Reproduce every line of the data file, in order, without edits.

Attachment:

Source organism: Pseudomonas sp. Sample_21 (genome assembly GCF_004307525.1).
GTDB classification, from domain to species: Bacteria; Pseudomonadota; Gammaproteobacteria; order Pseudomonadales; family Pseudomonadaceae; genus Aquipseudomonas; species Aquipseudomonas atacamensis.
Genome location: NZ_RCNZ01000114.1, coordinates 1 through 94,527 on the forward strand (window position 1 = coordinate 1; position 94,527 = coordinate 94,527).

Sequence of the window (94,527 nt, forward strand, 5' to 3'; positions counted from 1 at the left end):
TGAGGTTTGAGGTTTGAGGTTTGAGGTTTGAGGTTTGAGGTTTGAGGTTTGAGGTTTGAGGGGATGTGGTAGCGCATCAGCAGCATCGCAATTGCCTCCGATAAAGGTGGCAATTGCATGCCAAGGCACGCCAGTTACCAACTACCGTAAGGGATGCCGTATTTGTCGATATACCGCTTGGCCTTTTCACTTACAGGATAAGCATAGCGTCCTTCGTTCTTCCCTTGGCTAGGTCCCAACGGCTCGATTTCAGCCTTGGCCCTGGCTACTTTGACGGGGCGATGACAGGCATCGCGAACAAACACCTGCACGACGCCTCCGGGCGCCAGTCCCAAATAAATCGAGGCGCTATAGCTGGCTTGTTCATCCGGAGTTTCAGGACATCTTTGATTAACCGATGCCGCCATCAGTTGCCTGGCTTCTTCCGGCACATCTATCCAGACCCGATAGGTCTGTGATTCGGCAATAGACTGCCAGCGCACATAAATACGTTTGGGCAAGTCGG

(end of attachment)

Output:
Source organism: Pseudomonas sp. Sample_21 (genome assembly GCF_004307525.1).
GTDB classification, from domain to species: Bacteria; Pseudomonadota; Gammaproteobacteria; order Pseudomonadales; family Pseudomonadaceae; genus Aquipseudomonas; species Aquipseudomonas atacamensis.
Genome location: NZ_RCNZ01000114.1, coordinates 1 through 94,527 on the forward strand (window position 1 = coordinate 1; position 94,527 = coordinate 94,527).

Sequence of the window (94,527 nt, forward strand, 5' to 3'; positions counted from 1 at the left end):
TGAGGTTTGAGGTTTGAGGTTTGAGGTTTGAGGTTTGAGGTTTGAGGTTTGAGGTTTGAGGGGATGTGGTAGCGCATCAGCAGCATCGCAATTGCCTCCGATAAAGGTGGCAATTGCATGCCAAGGCACGCCAGTTACCAACTACCGTAAGGGATGCCGTATTTGTCGATATACCGCTTGGCCTTTTCACTTACAGGATAAGCATAGCGTCCTTCGTTCTTCCCTTGGCTAGGTCCCAACGGCTCGATTTCAGCCTTGGCCCTGGCTACTTTGACGGGGCGATGACAGGCATCGCGAACAAACACCTGCACGACGCCTCCGGGCGCCAGTCCCAAATAAATCGAGGCGCTATAGCTGGCTTGTTCATCCGGAGTTTCAGGACATCTTTGATTAACCGATGCCGCCATCAGTTGCCTGGCTTCTTCCGGCACATCTATCCAGACCCGATAGGTCTGTGATTCGGCAATAGACTGCCAGCGCACATAAATACGTTTGGGCAAGTCGG